Review: The Planthunter: Truth, Beauty, Chaos and Plants
(Georgina Reid, with Daniel Shipp (photographer)
Timber Press, Portland, 2019; $40.00US First published as ‘book of the month’ by the North American Rock Garden Society at www.nargs.org)
There are a few things you need to know about this book.
It is not a book about gardening. You will not learn how to sow seeds for the 23rd time. You will not learn how to plant a rose for the 37th time. You will not learn how to properly prune a shrub for the 53rd time.
Nor is this a book about plants. You will not be shelving your 181st list of plants for the garden. You will not be sussing zones or sorting conflicting information on the same plant.
We’ve seen other “planthunter” books. This is not them. There are no machete-wielding bushwhackers here.
Finally, this is not a book about manicured gardens maintained by paid staffers to within an inch of their lives. There is no page after glossy page of not-a-leaf-out-of-place grandeur.
We can’t resist such books. We all have shelves groaning with these books.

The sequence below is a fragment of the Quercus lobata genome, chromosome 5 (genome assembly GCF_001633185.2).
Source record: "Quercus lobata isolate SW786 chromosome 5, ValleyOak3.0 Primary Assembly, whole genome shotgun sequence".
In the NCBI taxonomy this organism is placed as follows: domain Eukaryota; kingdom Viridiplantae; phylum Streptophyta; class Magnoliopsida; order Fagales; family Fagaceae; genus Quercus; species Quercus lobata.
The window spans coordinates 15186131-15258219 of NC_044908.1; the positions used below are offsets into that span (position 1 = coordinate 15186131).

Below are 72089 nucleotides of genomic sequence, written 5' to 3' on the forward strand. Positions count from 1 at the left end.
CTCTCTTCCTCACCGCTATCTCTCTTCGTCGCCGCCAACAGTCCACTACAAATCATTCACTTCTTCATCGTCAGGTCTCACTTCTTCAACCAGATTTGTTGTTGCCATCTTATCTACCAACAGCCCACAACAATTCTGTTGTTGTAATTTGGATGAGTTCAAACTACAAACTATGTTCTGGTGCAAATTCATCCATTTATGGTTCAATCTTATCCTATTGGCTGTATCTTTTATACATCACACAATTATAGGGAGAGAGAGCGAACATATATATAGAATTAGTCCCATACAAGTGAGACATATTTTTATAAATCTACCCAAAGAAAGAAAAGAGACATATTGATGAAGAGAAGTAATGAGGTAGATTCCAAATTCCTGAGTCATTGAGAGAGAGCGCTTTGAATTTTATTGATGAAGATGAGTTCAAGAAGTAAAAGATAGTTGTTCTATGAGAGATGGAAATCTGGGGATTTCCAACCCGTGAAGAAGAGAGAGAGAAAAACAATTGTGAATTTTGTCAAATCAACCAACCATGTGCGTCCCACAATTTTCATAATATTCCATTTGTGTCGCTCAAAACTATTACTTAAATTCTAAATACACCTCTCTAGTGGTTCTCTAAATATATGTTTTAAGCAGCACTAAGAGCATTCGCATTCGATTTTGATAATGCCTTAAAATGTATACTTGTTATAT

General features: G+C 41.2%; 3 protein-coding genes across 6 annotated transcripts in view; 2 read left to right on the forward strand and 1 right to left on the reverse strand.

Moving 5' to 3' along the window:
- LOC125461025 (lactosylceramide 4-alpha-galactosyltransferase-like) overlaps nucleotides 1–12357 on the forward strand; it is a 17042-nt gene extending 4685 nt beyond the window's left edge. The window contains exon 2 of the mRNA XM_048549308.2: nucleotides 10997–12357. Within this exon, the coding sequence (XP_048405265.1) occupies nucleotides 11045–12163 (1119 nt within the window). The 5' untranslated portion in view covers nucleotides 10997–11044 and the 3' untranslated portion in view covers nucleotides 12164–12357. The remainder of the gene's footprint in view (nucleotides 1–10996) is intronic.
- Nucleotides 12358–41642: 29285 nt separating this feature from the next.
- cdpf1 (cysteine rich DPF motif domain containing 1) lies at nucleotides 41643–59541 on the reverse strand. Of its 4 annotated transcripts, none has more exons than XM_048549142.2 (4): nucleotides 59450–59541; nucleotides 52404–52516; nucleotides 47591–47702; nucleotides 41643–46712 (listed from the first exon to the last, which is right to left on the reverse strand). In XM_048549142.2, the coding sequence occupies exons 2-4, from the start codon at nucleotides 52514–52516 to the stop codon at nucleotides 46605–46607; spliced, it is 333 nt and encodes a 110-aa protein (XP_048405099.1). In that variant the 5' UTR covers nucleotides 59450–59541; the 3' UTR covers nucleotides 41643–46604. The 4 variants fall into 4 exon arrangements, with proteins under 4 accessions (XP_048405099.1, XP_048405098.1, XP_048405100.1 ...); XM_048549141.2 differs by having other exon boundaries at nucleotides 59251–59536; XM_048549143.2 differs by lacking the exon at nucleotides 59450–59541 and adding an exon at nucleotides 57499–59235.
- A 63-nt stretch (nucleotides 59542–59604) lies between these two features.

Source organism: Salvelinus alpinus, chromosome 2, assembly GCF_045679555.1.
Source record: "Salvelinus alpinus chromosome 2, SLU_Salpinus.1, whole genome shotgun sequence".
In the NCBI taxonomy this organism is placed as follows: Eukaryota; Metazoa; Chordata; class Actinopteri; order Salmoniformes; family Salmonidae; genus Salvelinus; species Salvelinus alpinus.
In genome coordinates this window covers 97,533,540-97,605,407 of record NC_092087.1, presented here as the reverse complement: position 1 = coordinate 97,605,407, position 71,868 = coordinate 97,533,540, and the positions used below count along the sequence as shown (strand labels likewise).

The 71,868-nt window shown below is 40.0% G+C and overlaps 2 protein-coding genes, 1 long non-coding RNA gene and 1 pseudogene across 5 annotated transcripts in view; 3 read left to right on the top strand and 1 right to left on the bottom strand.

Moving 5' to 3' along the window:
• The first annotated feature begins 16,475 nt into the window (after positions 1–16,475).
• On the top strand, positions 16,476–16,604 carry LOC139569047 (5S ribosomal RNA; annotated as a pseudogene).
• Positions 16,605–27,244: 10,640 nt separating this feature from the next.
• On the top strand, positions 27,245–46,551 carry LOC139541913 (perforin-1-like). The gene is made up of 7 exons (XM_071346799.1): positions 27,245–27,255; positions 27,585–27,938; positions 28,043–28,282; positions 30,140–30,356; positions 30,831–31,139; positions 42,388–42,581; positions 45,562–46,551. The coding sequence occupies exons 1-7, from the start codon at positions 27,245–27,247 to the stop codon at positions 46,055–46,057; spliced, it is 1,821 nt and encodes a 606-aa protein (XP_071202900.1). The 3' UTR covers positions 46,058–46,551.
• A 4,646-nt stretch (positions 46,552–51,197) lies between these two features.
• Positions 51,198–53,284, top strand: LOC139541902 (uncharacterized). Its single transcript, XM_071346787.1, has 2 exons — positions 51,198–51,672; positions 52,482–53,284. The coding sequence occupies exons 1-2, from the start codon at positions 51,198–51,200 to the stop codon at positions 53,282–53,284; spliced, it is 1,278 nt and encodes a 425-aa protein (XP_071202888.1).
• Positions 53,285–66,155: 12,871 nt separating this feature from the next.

This book celebrates people who grow things. You will meet two dozen gardeners from 3 foreign countries: Australia, New Zealand, and California. There are few names you will recognize. But they are people like us. They get dirty. And each of them is extraordinary.
It is a visit to the potting sheds of people who garden, and think about the act of gardening. Moreover it is a walk with them through their gardens, which are often less than pristine–but frankly, a whole lot more like ours than what is seen in other books. These gardens are lived in.
After a steady diet of New England gardens and the euro-centricity that we can’t seem to escape (there IS a whole, wide world of gardens out there…), it was revelatory to see the similarities and differences in gardens from the other side of the planet.
There are no captions on the plentiful photographs, but they are hardly necessary. There isn’t a lot of fluff in the text either. As fans of the author’s online publication “The Planthunter” are aware, she is a seeker, an asker of questions, and an over-the-garden-fence kind of communicator.
This is a book for the thinking gardener. It is itself thoughtful, and beautifully designed. It is calculated to get you thinking about your garden and your gardening. It is a love letter to gardeners, a paean to grubbers in the dirt.